This paper introduces a new method of modeling neural systems with point-process inputs and outputs that utilizes Boolean operations (logical AND and OR operations corresponding to modulo-2 multiplication and addition, respectively, as well as the AND_NOT logical operation representing inhibitory effects) in connection with Volterra-type model structures that capture explicitly the hierarchy of multiple interactions among values of the input epoch as they affect the output. Part I presents the underlying theory/methodology and illustrative results from simulations, and Part II presents the corroborating results of an initial application of this methodology to point-process data recorded in the rat hippocampus.

Although considerable mathematical and engineering literature exists on Boolean algebra/operations, especially in the context of digital electronics, no related application to the modeling problem of neuronal point-process transformations is known to us. Some attempts have been made to apply parts of this literature to vision,^{6} associative memories^{8} and network dynamics.^{9} However, the terms *Boolean model* and *Boolean process* are used in those papers with a different meaning and bear no essential relation to the proposed modeling approach.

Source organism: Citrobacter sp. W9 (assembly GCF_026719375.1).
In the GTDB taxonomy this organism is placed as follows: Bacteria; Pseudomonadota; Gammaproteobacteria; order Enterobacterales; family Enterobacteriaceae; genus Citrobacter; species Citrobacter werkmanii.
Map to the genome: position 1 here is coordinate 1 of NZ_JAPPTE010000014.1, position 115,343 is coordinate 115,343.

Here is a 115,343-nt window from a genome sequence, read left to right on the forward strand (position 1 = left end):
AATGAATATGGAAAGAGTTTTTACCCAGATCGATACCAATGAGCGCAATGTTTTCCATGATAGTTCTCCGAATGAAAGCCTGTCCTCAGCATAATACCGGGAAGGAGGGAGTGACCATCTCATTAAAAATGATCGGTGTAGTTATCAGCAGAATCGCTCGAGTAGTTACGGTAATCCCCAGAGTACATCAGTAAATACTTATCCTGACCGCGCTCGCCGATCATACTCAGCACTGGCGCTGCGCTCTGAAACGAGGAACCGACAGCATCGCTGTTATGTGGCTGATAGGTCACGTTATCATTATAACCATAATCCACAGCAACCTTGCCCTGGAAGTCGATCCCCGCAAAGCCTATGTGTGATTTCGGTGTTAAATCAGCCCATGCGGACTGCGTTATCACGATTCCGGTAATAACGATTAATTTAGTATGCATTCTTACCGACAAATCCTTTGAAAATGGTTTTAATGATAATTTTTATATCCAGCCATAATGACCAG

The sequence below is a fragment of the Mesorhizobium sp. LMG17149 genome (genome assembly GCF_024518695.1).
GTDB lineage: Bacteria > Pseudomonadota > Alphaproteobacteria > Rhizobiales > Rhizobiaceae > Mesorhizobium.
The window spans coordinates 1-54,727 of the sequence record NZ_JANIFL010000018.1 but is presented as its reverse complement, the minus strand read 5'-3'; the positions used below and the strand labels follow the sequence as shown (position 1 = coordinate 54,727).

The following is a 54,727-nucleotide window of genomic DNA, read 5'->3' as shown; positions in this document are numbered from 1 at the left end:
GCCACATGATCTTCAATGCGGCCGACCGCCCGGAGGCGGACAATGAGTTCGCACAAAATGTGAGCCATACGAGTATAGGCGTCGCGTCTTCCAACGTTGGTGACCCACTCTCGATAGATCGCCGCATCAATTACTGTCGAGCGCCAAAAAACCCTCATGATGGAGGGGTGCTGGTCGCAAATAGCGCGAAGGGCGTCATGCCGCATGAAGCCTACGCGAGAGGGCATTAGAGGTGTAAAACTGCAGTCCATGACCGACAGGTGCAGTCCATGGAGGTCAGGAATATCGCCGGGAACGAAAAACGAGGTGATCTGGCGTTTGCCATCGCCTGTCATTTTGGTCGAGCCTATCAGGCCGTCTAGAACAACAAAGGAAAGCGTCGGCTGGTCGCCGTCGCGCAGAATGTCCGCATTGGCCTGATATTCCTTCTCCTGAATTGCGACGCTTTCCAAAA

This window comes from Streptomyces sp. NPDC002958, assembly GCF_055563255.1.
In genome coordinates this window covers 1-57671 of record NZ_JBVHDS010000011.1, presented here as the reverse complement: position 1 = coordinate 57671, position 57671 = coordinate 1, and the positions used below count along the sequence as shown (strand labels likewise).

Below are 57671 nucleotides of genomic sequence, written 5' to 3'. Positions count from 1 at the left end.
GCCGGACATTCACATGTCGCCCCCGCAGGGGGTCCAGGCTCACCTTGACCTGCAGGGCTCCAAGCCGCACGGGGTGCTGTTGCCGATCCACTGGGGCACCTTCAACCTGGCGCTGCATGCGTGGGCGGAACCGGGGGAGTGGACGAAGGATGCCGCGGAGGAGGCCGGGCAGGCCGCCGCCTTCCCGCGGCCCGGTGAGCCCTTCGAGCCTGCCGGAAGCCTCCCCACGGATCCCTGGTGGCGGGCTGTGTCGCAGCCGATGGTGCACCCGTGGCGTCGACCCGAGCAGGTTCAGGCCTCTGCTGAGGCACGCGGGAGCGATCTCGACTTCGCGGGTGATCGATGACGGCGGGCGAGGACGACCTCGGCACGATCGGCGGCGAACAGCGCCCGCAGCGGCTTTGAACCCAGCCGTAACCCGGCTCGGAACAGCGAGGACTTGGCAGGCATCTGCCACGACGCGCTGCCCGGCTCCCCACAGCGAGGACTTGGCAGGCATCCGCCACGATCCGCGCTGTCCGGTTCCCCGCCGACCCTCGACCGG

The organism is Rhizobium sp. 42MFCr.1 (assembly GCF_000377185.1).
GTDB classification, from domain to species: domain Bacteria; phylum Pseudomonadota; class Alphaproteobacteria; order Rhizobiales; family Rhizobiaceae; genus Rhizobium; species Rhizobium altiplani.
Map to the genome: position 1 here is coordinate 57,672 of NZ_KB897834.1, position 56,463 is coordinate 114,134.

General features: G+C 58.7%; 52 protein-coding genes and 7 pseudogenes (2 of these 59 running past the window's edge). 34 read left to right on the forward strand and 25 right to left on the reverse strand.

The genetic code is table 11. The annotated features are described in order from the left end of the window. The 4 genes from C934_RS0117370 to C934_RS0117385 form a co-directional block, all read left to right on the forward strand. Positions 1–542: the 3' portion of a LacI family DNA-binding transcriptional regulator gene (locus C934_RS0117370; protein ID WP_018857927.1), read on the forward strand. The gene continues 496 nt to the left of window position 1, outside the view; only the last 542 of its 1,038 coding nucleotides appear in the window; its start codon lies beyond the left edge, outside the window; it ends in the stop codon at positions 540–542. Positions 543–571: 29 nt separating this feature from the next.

The proposed methodology of Boolean-Volterra (B-V) modeling is presented in the following section and some illustrative examples from computer simulations are presented in the subsequent section. Although the complexity of the presented examples is limited to the case of two inputs and one output (in the interest of simplicity of presentation), the proposed methodology is readily extendable to the case of multiple inputs and outputs without any modifications. The companion paper (Part II) presents the first application of the proposed methodology to an actual neuronal system (the CA3-CA1 causal pathway in the rat hippocampus).

For point-process data, the general mathematical form of the proposed second-order B-V model in the single-input/single-output case is given by the expression:

$$y(n)={h}_{1}(1)x(n-1){h}_{1}(m)x(n-m){g}_{1}({E}_{1},{I}_{1})x(n-m)x(n-{I}_{1})\dots {h}_{1}(M)x(n-M){g}_{1}(M,{I}_{M})x(n-M)x(n-{I}_{M})\dots {h}_{2}(1,2)x(n-1)x(n-2){h}_{2}(M-1,\dots ,M)x(n-M+1)x(n-M)$$

(1)